Right out of the gate, Whitmer attacked Schuette, calling the election a stark choice for voters.
“Bill Schuette and I couldn’t be more different,” she said. “He shows up when the cameras are on, but when they’re not, he makes decisions that hurt us.”
The final debate comes as polls in the race have shown consistent leads for Whitmer as Democrats hope for a blue wave election cycle and Republicans look for messages that will connect with voters. The gap between the two candidates may be narrowing, however.
So Wednesday's televised debate became a battle of Whitmer trying to solidify and grow her lead and Schuette trying to gain more ground and momentum in the final two weeks of the campaign.
Here are the top six things we learned from the debate:
- Schuette answered most of the questions, whether it was roads, auto insurance, job training or drinking water issues by saying that he would cut taxes while Whitmer would raise them. "My opponent, when she says she wants to fix the darned roads, she wants to raise your darned taxes." He also in most answers reminded voters that while Whitmer was in the Legislature for 14 years, she passed on three bills." Whitmer retorted, "The saying is we're going to fix the damn roads. Phony talking points don't fix the problem."
- On the issue of the $200 annual permit price tag that Nestle pays the state to pump millions of gallons of water a day to bottle and sell to the general public, Whitmer said she didn't think the company should extract and bottle any more water from the state. Schuette said that any decision on Nestle would have to be done "on solid science."
- On the 40,000 people who were falsely accused of unemployment benefits fraud because of a state computer glitch, Whitmer said it was "cruel and an abuse of power" for the state to continue to try and block those accused from getting fully reimbursed. Schuette said the recipients should be made whole and "this whole lawsuit is the wrong approach," even though his office is defending the state's position to deny some of the benefits because some of the victims didn't file their lawsuits in a timely fashion.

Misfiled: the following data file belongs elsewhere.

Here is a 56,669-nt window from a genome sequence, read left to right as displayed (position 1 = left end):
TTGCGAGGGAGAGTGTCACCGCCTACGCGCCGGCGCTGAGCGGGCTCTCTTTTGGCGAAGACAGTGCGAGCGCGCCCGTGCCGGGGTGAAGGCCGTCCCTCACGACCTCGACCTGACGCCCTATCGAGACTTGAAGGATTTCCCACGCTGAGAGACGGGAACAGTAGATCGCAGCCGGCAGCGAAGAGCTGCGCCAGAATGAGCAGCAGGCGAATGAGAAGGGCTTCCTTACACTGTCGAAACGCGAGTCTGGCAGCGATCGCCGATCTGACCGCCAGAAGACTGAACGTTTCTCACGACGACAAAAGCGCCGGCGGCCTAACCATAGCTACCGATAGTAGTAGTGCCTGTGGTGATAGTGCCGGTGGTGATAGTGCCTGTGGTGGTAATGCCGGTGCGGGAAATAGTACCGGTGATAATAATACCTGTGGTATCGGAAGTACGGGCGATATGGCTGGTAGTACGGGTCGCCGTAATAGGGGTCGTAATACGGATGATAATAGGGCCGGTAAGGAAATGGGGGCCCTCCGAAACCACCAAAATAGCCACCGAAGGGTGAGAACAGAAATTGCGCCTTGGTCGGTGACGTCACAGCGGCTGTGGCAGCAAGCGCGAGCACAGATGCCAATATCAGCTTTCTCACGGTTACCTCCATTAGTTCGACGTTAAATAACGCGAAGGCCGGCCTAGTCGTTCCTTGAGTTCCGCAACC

- Whitmer said she would join other governors in the U.S. Climate Alliance "until we have a president who will get us back into the Paris Climate Accord." Schuette said climate change is real, but that every nation needs to be a part of the solution.
- Zingers of the night: Schuette compared Whitmer to Granholm so many times during the debate that he created the newest mashup. "That’s what happens if Jennifer uh, Gretchen Whitmer becomes governor. It's easy to confuse them." And when Schuette answered a question about skilled trades training by saying that Whitmer would raise taxes on Michiganders, she replied, "“The attorney general has the same talking points for every question. You forgot to use the word ‘extreme’ in that one, Bill.”
Outside the studio, a couple of hundred union members, environmental activists, students and one giant papier mache Schuette head showed up before the debate to show support for Whitmer. And she returned the favor, telling the crowd: "I’m here because you’re important to me. I'm running for governor because I love you and I want you to have a good life in this state."
Michigan November Election Voters' Guide
Michigan's general election is on Tuesday, Nov. 6. Use the Free Press' voter guide to learn about the candidates in races up and down the ballot in Wayne, Oakland and Macomb counties.
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